Oxidized lipids in the diet are a source of oxidized lipid in chylomicrons of human serum.
We examined whether oxidized lipids in the diet determine the levels of oxidized lipid in human postprandial serum chylomicrons. After we fed subjects control corn oil containing low quantities of oxidized lipid, the levels of conjugated dienes in the chylomicron fraction were low (9.67 +/- 0.92 nmol/mumol triglyceride), and no thiobarbituric acid-reactive substances (TBARS) could be detected. However, when subjects were fed a highly oxidized oil, the conjugated diene content in chylomicrons was increased 4.7-fold to 46 +/- 5.63 nmol/mumol triglyceride, with 0.140 +/- 0.03 nmol TBARS/mumol triglyceride. When subjects were fed medium-oxidized oil, the degree of oxidation of the chylomicron lipids was moderately increased (21.86 +/- 2.03 nmol conjugated dienes/mumol triglyceride). Additionally, we found that chylomicrons isolated after ingestion of oxidized oil were more susceptible to CuSO4 oxidation than chylomicrons isolated after ingestion of the control oil. The lag time for oxidation decreased from 4.30 +/- 0.40 to 3.24 +/- 0.51 hours (P < .05). These data demonstrate that in humans dietary oxidized lipids are absorbed by the small intestine, incorporated into chylomicrons, and appear in the bloodstream, where they contribute to the total body pool of oxidized lipid.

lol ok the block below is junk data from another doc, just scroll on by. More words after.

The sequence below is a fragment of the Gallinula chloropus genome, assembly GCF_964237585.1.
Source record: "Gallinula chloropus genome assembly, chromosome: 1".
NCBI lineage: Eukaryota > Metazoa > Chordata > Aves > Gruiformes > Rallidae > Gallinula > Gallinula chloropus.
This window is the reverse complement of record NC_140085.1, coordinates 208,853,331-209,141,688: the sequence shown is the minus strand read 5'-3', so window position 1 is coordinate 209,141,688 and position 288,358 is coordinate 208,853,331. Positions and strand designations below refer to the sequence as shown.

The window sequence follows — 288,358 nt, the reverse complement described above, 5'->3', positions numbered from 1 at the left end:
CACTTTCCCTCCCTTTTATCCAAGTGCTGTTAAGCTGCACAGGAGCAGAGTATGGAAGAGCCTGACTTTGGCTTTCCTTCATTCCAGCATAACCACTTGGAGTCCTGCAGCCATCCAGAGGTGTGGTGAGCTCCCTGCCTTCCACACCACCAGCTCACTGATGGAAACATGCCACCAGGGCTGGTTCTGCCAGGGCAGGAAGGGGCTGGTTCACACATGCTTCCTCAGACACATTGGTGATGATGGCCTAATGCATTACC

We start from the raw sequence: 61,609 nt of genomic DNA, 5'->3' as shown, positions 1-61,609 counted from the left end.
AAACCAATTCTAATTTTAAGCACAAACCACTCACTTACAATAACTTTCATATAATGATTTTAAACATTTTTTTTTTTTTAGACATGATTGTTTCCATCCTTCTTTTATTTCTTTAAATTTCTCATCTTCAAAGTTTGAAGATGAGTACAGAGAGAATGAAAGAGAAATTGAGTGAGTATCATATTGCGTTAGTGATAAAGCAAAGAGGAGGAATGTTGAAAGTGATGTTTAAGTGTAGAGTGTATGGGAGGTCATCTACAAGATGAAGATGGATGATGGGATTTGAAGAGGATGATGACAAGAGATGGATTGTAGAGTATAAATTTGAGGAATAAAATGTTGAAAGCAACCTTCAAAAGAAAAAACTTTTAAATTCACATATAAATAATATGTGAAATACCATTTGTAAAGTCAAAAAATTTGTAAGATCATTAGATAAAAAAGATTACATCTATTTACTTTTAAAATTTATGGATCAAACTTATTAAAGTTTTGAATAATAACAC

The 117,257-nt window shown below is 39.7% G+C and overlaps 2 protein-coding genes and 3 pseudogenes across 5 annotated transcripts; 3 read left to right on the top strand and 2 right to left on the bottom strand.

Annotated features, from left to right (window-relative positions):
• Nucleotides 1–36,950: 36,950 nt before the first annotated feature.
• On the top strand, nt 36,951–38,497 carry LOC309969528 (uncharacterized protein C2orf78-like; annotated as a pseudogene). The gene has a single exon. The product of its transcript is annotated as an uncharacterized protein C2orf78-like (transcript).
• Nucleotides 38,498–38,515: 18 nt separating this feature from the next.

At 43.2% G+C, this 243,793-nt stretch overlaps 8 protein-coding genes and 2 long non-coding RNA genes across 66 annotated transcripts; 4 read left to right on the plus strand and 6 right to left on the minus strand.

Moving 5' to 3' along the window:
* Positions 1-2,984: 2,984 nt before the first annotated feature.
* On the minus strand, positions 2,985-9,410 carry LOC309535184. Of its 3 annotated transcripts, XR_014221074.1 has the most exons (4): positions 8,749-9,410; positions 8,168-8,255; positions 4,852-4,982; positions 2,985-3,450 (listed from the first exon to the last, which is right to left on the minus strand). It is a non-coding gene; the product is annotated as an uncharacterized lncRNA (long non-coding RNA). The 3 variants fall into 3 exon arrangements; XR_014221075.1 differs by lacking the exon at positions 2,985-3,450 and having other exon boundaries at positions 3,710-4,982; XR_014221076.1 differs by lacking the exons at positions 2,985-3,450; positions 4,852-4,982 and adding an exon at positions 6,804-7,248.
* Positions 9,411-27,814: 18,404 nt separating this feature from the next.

- Copyright © 1994 by American Heart Association